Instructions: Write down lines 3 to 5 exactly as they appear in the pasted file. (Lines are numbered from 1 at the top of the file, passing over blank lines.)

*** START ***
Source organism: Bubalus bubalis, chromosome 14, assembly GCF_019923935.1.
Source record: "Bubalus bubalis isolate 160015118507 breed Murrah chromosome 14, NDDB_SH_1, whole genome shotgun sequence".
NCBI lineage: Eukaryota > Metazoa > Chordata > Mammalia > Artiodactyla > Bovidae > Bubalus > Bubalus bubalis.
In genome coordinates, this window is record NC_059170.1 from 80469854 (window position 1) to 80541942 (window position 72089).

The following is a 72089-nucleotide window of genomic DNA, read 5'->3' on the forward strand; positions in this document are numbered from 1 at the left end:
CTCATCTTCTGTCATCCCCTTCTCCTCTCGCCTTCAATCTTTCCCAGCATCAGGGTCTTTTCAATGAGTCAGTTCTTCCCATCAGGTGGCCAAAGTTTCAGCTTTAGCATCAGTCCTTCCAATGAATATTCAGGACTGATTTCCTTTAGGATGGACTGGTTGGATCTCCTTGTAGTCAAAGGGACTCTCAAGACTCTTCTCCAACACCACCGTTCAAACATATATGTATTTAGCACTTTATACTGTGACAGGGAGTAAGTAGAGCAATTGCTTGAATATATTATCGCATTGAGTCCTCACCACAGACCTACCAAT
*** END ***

NCBI lineage: Eukaryota > Metazoa > Chordata > Mammalia > Artiodactyla > Bovidae > Bubalus > Bubalus bubalis.
In genome coordinates, this window is record NC_059170.1 from 80469854 (window position 1) to 80541942 (window position 72089).

The following is a 72089-nucleotide window of genomic DNA, read 5'->3' on the forward strand; positions in this document are numbered from 1 at the left end: